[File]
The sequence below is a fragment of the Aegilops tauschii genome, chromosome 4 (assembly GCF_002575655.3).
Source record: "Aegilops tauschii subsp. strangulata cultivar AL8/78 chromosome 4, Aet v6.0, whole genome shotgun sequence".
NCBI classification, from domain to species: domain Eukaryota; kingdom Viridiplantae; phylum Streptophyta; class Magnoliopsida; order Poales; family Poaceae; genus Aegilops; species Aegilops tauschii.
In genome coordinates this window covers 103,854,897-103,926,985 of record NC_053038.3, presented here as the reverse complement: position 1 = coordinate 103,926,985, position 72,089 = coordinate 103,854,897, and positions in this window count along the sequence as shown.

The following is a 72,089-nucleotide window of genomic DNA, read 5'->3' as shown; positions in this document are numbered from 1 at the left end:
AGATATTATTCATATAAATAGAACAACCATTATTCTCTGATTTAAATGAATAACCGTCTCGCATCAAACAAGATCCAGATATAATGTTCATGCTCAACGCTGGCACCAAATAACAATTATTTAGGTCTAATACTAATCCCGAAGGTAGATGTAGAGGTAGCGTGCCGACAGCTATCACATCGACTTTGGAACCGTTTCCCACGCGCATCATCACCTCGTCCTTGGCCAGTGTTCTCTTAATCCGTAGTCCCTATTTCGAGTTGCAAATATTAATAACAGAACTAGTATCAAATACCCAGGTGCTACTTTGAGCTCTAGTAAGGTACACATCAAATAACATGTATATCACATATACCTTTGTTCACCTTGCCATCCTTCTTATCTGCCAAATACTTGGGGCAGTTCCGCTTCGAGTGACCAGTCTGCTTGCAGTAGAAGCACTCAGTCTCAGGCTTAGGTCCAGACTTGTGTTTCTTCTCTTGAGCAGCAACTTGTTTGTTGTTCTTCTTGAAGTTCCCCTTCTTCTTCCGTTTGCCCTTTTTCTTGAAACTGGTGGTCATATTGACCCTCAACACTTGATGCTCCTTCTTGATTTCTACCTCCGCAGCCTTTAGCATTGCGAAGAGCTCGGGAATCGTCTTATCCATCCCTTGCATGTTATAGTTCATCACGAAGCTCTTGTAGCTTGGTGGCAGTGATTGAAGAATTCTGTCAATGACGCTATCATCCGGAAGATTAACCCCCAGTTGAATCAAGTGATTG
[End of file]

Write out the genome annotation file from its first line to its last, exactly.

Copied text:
The sequence below is a fragment of the Aegilops tauschii genome, chromosome 4 (assembly GCF_002575655.3).
Source record: "Aegilops tauschii subsp. strangulata cultivar AL8/78 chromosome 4, Aet v6.0, whole genome shotgun sequence".
NCBI classification, from domain to species: domain Eukaryota; kingdom Viridiplantae; phylum Streptophyta; class Magnoliopsida; order Poales; family Poaceae; genus Aegilops; species Aegilops tauschii.
In genome coordinates this window covers 103,854,897-103,926,985 of record NC_053038.3, presented here as the reverse complement: position 1 = coordinate 103,926,985, position 72,089 = coordinate 103,854,897, and positions in this window count along the sequence as shown.

The following is a 72,089-nucleotide window of genomic DNA, read 5'->3' as shown; positions in this document are numbered from 1 at the left end:
AGATATTATTCATATAAATAGAACAACCATTATTCTCTGATTTAAATGAATAACCGTCTCGCATCAAACAAGATCCAGATATAATGTTCATGCTCAACGCTGGCACCAAATAACAATTATTTAGGTCTAATACTAATCCCGAAGGTAGATGTAGAGGTAGCGTGCCGACAGCTATCACATCGACTTTGGAACCGTTTCCCACGCGCATCATCACCTCGTCCTTGGCCAGTGTTCTCTTAATCCGTAGTCCCTATTTCGAGTTGCAAATATTAATAACAGAACTAGTATCAAATACCCAGGTGCTACTTTGAGCTCTAGTAAGGTACACATCAAATAACATGTATATCACATATACCTTTGTTCACCTTGCCATCCTTCTTATCTGCCAAATACTTGGGGCAGTTCCGCTTCGAGTGACCAGTCTGCTTGCAGTAGAAGCACTCAGTCTCAGGCTTAGGTCCAGACTTGTGTTTCTTCTCTTGAGCAGCAACTTGTTTGTTGTTCTTCTTGAAGTTCCCCTTCTTCTTCCGTTTGCCCTTTTTCTTGAAACTGGTGGTCATATTGACCCTCAACACTTGATGCTCCTTCTTGATTTCTACCTCCGCAGCCTTTAGCATTGCGAAGAGCTCGGGAATCGTCTTATCCATCCCTTGCATGTTATAGTTCATCACGAAGCTCTTGTAGCTTGGTGGCAGTGATTGAAGAATTCTGTCAATGACGCTATCATCCGGAAGATTAACCCCCAGTTGAATCAAGTGATTG